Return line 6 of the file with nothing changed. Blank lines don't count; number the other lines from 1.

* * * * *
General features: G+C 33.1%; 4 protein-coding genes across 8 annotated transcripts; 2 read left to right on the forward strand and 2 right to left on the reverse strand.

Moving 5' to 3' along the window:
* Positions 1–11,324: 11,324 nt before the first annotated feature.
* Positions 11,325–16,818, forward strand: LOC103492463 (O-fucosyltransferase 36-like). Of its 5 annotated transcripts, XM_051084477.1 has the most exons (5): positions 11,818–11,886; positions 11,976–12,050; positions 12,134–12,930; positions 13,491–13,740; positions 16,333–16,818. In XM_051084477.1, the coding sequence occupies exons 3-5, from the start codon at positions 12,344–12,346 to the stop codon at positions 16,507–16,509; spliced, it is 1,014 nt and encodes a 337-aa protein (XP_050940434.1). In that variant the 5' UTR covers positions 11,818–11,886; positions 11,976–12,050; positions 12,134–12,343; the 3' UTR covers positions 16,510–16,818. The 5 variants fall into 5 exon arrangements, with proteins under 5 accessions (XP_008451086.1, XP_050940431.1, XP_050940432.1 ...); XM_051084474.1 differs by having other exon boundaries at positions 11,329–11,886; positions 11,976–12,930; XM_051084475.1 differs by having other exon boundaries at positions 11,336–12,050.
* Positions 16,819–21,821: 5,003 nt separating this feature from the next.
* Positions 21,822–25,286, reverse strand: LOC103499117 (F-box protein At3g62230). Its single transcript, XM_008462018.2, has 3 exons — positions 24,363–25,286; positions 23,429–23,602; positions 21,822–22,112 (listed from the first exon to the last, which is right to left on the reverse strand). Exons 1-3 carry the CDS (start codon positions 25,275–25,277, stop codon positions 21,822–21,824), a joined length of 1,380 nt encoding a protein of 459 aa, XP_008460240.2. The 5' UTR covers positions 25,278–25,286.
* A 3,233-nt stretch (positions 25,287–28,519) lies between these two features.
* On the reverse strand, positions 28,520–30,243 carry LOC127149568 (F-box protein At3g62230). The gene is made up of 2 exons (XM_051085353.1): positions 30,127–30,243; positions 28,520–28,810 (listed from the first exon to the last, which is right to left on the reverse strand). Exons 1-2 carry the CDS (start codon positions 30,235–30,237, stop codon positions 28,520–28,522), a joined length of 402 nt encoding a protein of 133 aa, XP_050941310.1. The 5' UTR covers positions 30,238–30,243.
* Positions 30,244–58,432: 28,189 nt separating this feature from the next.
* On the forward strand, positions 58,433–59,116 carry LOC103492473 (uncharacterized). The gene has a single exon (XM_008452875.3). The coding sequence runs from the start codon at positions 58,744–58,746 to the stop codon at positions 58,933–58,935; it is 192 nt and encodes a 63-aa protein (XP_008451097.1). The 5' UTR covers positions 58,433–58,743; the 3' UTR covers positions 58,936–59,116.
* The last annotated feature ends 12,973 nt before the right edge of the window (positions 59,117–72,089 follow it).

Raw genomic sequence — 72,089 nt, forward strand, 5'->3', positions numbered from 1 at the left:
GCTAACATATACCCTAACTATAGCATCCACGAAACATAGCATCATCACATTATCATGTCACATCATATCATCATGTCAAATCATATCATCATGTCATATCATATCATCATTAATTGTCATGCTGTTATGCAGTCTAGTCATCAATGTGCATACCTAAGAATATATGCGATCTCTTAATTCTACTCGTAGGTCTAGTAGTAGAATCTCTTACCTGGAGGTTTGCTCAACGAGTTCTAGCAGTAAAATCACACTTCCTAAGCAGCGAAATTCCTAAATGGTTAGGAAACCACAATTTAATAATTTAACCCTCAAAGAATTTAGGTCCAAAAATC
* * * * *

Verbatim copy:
* Positions 21,822–25,286, reverse strand: LOC103499117 (F-box protein At3g62230). Its single transcript, XM_008462018.2, has 3 exons — positions 24,363–25,286; positions 23,429–23,602; positions 21,822–22,112 (listed from the first exon to the last, which is right to left on the reverse strand). Exons 1-3 carry the CDS (start codon positions 25,275–25,277, stop codon positions 21,822–21,824), a joined length of 1,380 nt encoding a protein of 459 aa, XP_008460240.2. The 5' UTR covers positions 25,278–25,286.